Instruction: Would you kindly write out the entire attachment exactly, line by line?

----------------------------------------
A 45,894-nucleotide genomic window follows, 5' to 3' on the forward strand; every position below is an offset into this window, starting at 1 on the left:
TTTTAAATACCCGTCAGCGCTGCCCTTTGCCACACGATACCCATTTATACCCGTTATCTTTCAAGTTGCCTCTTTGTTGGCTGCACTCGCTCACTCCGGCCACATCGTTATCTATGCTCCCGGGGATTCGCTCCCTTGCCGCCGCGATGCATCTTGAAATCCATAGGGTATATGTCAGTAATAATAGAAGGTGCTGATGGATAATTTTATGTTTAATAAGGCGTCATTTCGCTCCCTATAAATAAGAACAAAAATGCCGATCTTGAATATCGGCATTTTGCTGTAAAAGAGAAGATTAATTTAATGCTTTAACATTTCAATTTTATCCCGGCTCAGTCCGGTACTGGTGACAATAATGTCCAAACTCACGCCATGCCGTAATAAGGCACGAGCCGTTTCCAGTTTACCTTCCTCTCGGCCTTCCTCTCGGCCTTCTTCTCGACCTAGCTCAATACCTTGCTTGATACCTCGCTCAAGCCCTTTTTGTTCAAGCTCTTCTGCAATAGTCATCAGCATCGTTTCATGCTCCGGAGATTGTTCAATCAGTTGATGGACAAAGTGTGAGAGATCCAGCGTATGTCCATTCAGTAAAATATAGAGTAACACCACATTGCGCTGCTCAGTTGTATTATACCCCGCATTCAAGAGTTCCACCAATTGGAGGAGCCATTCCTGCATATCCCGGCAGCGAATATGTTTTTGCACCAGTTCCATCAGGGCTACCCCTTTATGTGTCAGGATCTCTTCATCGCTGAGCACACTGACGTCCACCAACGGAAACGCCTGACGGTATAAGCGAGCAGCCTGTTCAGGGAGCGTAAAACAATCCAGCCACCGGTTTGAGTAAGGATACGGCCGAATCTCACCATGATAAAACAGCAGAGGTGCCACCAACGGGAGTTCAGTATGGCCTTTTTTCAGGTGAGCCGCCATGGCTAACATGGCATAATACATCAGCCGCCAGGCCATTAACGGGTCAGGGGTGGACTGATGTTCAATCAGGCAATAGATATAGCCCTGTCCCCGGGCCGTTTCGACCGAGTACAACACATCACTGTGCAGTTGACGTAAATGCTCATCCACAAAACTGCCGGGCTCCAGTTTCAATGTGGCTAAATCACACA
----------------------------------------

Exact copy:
A 45,894-nucleotide genomic window follows, 5' to 3' on the forward strand; every position below is an offset into this window, starting at 1 on the left:
TTTTAAATACCCGTCAGCGCTGCCCTTTGCCACACGATACCCATTTATACCCGTTATCTTTCAAGTTGCCTCTTTGTTGGCTGCACTCGCTCACTCCGGCCACATCGTTATCTATGCTCCCGGGGATTCGCTCCCTTGCCGCCGCGATGCATCTTGAAATCCATAGGGTATATGTCAGTAATAATAGAAGGTGCTGATGGATAATTTTATGTTTAATAAGGCGTCATTTCGCTCCCTATAAATAAGAACAAAAATGCCGATCTTGAATATCGGCATTTTGCTGTAAAAGAGAAGATTAATTTAATGCTTTAACATTTCAATTTTATCCCGGCTCAGTCCGGTACTGGTGACAATAATGTCCAAACTCACGCCATGCCGTAATAAGGCACGAGCCGTTTCCAGTTTACCTTCCTCTCGGCCTTCCTCTCGGCCTTCTTCTCGACCTAGCTCAATACCTTGCTTGATACCTCGCTCAAGCCCTTTTTGTTCAAGCTCTTCTGCAATAGTCATCAGCATCGTTTCATGCTCCGGAGATTGTTCAATCAGTTGATGGACAAAGTGTGAGAGATCCAGCGTATGTCCATTCAGTAAAATATAGAGTAACACCACATTGCGCTGCTCAGTTGTATTATACCCCGCATTCAAGAGTTCCACCAATTGGAGGAGCCATTCCTGCATATCCCGGCAGCGAATATGTTTTTGCACCAGTTCCATCAGGGCTACCCCTTTATGTGTCAGGATCTCTTCATCGCTGAGCACACTGACGTCCACCAACGGAAACGCCTGACGGTATAAGCGAGCAGCCTGTTCAGGGAGCGTAAAACAATCCAGCCACCGGTTTGAGTAAGGATACGGCCGAATCTCACCATGATAAAACAGCAGAGGTGCCACCAACGGGAGTTCAGTATGGCCTTTTTTCAGGTGAGCCGCCATGGCTAACATGGCATAATACATCAGCCGCCAGGCCATTAACGGGTCAGGGGTGGACTGATGTTCAATCAGGCAATAGATATAGCCCTGTCCCCGGGCCGTTTCGACCGAGTACAACACATCACTGTGCAGTTGACGTAAATGCTCATCCACAAAACTGCCGGGCTCCAGTTTCAATGTGGCTAAATCACACA